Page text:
According to the SAWIS crop survey conducted at the end of April, the 2000 wine crop should amount to about 850 million gross litres, which represents a decrease of approximately 7% compared to the 1999 crop.

In Table 1 and Figure 1 the surface and crop sizes from 1990 to 2000 are represented on an index basis, with 1990 as the basis year, and from this it is clear that although the total vineyards are constantly increasing, production on the other hand fluctuates quite a lot. This clearly reflects the influence of weather conditions on the size of the crop.
If the 1999/2000 season has to be summarised in a nutshell, it will be remembered for the unprecedented and enduring drought and the extremely hot growing season, compared to the normal weather conditions experienced during the ripening and harvesting period. After the second consecutive dry and warm winter, a lot of regions experienced problems with uneven budding. Favourable weather conditions occurred during the flowering and berry set periods, followed by very warm weather conditions in the phase from berry growth to veraison.

According to Mr Johan Strydom of ISCW (Institute for Soil, Climate and Water), this warm, dry summer was one of the most severe in the Western Cape over the past 40 years. In Figures 2 and 3 (below)
the average monthly temperatures are compared to the long term average figures for Stellenbosch and Robertson respectively for the corresponding period. In both cases the average temperatures for December were approximately 4C higher than the long term average. Dryland vines in particular suffered, putting a lot of pressure on water management, especially where winter catchment dams were not full after the dry winter. These exceptionally high temperatures and the amount of moisture stress hampered the early berry growth phase, resulting in smaller berries and lighter bunches.

Although this had negative implications for production, juice recovery and eventually crop size, the influence on wine quality was very positive with regard to the concentration effect thus obtained. This is confirmed by winemakers, who report that red wines in particular have good colour and flavour intensity and the wines in general have good structure. Another positive consequence of the dry, warm weather was the virtual absence of fungal diseases, making this one of the Western Cape’s healthiest years.

The exact opposite was true of the viticultural regions in the Northern Cape, where unprecedented rainfall occurred from December to February. This resulted in fungal diseases and big volumes of table and drying grapes were also delivered to the wine cellars.

In the Western Cape the favourable and normal weather conditions experienced during the ripening and harvest period, together with the smaller crop, meant that there were hardly any problems with harvesting the grapes at their optimum degree of ripeness. Even where dryland vines suffered, good quality grapes and wines were reported.

Due to this year’s conditions, sugar development in the grapes occurred at a faster rate than the development and ripening of other grape components such as colour and tannins, for example. On the whole harvesting therefore took place at a higher sugar level to ensure that all the grape components had reached optimal ripeness. Consequently the total acid content of the grapes was lower this year and the pH slightly higher.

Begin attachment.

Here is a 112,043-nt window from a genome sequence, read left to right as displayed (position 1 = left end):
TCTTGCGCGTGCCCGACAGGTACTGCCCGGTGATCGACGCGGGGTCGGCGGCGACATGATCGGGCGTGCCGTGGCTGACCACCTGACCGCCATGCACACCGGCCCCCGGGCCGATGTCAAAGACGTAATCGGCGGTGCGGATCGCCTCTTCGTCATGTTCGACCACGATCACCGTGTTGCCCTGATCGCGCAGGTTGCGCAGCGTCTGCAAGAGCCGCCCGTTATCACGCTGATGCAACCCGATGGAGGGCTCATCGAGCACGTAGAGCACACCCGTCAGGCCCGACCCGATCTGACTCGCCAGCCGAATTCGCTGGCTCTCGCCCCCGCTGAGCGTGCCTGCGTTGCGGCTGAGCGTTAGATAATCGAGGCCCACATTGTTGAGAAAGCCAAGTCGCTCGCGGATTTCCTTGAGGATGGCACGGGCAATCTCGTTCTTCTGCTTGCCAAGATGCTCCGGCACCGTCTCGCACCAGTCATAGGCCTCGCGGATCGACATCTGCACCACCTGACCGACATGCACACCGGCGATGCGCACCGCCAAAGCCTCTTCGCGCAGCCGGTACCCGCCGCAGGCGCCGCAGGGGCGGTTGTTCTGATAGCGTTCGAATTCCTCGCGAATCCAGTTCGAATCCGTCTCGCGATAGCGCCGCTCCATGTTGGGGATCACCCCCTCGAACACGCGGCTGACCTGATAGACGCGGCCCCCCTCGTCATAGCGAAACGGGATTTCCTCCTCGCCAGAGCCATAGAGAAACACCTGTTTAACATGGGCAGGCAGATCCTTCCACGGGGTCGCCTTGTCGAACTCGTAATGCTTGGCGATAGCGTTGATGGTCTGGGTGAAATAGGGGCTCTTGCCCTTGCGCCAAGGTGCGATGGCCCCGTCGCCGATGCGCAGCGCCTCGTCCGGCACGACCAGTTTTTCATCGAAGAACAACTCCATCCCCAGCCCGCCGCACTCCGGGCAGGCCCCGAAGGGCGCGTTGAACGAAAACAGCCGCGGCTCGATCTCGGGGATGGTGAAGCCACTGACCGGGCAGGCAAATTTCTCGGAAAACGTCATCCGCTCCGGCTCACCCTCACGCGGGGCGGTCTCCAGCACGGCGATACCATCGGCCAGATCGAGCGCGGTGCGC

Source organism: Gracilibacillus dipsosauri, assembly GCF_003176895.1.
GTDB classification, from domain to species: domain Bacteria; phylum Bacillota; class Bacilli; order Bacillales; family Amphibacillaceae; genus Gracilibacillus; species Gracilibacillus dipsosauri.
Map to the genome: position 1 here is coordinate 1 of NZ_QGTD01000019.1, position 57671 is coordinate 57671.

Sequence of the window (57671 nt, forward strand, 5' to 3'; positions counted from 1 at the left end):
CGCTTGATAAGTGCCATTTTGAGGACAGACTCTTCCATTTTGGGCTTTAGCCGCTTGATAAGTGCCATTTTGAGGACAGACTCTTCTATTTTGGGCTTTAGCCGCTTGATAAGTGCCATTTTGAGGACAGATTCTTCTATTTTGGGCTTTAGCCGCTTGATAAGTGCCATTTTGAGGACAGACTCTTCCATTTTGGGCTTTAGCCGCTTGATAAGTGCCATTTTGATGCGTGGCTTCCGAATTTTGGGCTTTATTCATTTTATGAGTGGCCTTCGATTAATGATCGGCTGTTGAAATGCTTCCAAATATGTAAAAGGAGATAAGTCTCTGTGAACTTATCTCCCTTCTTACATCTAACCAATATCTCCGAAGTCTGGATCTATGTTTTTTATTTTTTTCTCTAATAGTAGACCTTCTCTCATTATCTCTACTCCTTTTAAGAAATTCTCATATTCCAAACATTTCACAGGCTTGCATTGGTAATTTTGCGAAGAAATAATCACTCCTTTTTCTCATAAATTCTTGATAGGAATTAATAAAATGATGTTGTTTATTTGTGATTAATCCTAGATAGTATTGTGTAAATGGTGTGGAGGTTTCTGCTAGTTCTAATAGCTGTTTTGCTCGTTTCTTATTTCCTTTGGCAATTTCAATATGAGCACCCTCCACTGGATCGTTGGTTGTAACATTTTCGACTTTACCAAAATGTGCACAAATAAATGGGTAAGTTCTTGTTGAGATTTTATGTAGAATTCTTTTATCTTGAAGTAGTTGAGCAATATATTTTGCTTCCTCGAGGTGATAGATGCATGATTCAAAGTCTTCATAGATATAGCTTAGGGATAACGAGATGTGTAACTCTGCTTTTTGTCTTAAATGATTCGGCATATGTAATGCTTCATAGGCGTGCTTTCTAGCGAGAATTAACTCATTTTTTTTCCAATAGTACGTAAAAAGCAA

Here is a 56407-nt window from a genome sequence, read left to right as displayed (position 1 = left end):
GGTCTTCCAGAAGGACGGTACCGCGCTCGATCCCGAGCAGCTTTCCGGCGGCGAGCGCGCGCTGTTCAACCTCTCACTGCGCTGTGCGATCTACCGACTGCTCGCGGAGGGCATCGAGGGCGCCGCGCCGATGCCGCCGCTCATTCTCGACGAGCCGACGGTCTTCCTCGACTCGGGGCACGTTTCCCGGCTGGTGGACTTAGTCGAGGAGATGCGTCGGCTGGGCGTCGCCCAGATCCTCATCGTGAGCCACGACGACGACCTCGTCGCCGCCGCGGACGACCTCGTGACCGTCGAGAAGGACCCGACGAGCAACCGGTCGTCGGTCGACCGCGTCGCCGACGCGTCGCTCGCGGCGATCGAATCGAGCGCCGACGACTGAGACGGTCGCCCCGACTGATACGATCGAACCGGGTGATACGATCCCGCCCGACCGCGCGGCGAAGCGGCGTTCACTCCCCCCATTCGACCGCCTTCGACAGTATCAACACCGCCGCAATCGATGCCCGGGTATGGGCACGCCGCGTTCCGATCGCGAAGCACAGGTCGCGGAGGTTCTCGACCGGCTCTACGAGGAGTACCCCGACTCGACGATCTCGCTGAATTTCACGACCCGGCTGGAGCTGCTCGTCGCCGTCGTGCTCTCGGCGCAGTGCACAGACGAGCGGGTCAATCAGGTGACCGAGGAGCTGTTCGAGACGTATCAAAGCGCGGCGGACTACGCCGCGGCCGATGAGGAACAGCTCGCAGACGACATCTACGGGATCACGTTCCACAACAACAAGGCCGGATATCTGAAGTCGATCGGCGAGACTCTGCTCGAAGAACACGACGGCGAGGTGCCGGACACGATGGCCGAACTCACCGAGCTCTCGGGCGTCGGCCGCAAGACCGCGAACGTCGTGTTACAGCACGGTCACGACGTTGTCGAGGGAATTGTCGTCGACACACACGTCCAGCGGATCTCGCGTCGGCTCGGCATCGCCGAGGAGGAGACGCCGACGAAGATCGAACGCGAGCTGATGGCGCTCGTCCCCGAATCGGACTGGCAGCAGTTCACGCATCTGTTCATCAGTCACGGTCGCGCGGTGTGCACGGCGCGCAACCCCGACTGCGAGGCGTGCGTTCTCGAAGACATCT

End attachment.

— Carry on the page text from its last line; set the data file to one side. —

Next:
The harvest trends in the various wine regions, compared to 1999, may be seen in Figure 4 (below).


The wine grape crop for 2000 is approximately 11% bigger than last year’s crop. The bigger crop may be ascribed to weather conditions that did not favour drying of sultanas, as well as young vines, which have started to bear the last few years.

From budding to the end of December it looked like a record crop, as there was hardly any frost and hail. From the beginning of December until the end of January and from mid February unprecedented rainfall occurred throughout the region – mostly more than double the annual rainfall. The region experienced the most serious outbreak of downy mildew in its history. Several blocks cast off all their leaves and the grapes of some blocks were destroyed as a result of the downy mildew and sunburn. This was another reason why grapes had to be harvested despite a low sugar content and explains why this is the first crop in the history of the Orange River region with average sugars for the crop falling below 20B.

This low sugar content also caused losses of almost 11 million litres of juice in the production of grape juice for concentrate. The quality of the wines is encouraging – mainly due to the selection of grapes intended for winemaking. Although the white wines show slightly less flavour, there are a few exceptional wines.


Despite very inclement conditions due to a long, hot and dry summer, it appears that the region may expect a 7% smaller crop than last year. This is approximately 10 000 tons less than the previous highest crop in 1990.

The good crop in the current season may be ascribed to increased plantings – approximately 1 000 hectares – since 1996.

As a result of the warmer climatic conditions prevalent throughout the entire growing season, the quality of the early cultivars such as Sauvignon blanc and Chenin blanc was expected to be lower, but improved foliage management ensured that this was not the case. Problems with delayed budding occurred particularly in Chardonnay, and as a result production was considerably reduced. The warmer summer weather favoured this cultivar, however, and fully ripe grapes were harvested, as in the case of the red cultivars, production of which is now beginning to show a marked increase.